Indian Government can block the websites of global bourses in the country to curb crypto trade in India. But even though the government’s motive to curtail the macroeconomic impact of cryptocurrencies by a ban, Investors can get away with this with only a few steps through VPN ( virtual private network).

Driving them under

But anyway, The government are reasonable to concern about cryptocurrencies.

Transaction in the dark virtual world means money laundering can appear, and also leads to price volatility. Besides, the complex nature of these digital assets is a pain point for this kind of currency with the chances of consumer frauds.

But banning the cryptocurrencies to be exchanged won’t solve that concern outright. Shubham Yadav, co-founder of Coindelta, an Indian cryptocurrency exchange had a view this situation, he said when all transactions will be in a parallel economy, money laundering and such unlawful activities will increase, and of course will not be easy to trace in case of a ban.

Ausaf Ahmad, CEO of Eleven01, a firm that deals with blockchain technology, have a speech recently. In his speech, he supposed that the only way to control these activities better is put them under a regulated framework, by clearly defining entry and exit points and requirements from users and exchanges. Incrypt also had a report released in September to suggest a framework for blockchain and cryptocurrency in India. This framework has a safeguard through stringent bank KYC (know-your-customer) of exchanges, opening banking channels, bringing legitimate crypto earning into the tax net, Initial coin offerings (ICOs) for sandbox-registered startups (a security mechanism), and having a separate regulator for blockchain.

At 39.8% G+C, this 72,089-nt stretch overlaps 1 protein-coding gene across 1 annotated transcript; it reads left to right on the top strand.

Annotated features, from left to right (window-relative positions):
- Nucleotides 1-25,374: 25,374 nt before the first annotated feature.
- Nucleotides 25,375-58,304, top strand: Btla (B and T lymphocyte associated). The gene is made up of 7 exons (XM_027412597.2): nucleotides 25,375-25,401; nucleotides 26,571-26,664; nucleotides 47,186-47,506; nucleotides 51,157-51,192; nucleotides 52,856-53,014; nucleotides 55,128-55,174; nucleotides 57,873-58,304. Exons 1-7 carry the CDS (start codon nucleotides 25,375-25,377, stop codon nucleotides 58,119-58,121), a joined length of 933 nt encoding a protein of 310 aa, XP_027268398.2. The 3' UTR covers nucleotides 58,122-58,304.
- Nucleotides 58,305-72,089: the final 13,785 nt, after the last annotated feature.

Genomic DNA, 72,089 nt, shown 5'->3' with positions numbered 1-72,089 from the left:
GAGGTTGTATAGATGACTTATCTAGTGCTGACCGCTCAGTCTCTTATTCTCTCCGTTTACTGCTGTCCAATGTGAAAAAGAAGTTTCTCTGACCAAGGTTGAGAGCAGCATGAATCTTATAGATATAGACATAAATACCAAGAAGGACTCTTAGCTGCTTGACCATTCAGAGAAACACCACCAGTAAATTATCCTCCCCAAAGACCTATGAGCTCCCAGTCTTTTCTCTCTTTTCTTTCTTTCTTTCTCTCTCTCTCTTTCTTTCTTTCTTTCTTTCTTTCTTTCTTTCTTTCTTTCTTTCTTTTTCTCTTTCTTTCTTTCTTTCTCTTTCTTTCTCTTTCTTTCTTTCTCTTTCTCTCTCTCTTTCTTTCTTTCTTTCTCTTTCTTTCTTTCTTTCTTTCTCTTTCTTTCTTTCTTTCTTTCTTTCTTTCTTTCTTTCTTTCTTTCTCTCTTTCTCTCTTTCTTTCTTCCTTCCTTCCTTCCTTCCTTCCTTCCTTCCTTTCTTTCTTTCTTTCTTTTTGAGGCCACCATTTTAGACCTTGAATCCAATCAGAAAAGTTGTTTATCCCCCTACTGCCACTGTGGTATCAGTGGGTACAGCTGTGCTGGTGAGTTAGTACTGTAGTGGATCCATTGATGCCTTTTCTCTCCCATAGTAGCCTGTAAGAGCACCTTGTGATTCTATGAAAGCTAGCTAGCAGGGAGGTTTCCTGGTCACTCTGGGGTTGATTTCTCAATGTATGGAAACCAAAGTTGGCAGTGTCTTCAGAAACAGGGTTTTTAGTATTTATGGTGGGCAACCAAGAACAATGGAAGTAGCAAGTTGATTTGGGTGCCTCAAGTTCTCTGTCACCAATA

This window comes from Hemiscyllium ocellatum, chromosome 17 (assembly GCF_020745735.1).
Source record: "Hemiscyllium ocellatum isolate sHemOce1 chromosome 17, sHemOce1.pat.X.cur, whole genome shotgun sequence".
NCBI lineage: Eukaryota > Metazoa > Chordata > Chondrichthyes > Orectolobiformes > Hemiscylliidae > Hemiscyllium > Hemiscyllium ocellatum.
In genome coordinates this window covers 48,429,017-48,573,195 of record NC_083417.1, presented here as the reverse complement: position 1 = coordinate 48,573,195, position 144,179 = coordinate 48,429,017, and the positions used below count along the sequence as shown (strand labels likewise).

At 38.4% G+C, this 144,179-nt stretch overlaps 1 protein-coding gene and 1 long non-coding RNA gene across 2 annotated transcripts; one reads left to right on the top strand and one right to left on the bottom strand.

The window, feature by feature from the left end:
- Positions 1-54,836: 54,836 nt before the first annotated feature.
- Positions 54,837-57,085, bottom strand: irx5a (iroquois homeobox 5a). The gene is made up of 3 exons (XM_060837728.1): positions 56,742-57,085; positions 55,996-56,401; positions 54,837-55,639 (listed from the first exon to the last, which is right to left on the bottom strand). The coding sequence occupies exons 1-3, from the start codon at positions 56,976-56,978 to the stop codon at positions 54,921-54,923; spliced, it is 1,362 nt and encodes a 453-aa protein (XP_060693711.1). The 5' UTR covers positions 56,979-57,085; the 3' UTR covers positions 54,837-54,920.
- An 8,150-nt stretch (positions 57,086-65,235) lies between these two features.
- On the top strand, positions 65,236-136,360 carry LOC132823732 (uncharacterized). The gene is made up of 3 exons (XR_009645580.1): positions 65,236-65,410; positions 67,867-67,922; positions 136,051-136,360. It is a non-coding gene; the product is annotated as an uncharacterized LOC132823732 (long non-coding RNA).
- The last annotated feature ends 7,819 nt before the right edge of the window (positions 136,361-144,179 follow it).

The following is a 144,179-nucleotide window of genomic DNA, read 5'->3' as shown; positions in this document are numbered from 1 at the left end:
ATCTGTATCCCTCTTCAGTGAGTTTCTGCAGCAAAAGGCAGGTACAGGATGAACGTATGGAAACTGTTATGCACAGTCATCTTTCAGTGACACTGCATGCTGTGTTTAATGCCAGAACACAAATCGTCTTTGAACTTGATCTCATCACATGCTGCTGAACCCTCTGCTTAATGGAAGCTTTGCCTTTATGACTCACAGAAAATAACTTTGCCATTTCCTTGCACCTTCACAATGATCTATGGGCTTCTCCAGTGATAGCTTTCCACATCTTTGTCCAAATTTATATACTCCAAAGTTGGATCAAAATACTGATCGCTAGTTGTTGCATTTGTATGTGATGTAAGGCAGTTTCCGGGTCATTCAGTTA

Chinese chequers

Leaders in the economy from Asia and America such as Japan, Malta, Thailand, The US, as well as the city of Abu B=Dhabi in the UAE, are looking at the regulating this space with a positive view but some others are toughly acting on cryptocurrencies including China and Bangladesh.

China banned cryptocurrency exchanges and ICOs including financial instability associated with the likes bitcoin in September 2017. Follow this ban, all ICOs, and exchanges dealing in it as illegal. Users couldn’t convert crypto into fiat currency (and vice versa) or providing any other brokerage or commission-related services due to the forbidden of Bourses.

Despite the ban, traders and investors are betting heavily on these currencies

But, as we predicted, traders and investors jumped into the peer-to-peer trading to escape from this situation and some others shifted to more crypto-friendly jurisdictions.

it’s very interesting that the tougher ban in China, the higher volumes in terms of peer-to-peer trade in the outside of the country. It is another evidence to prove that a ban is not an effective tool for this case.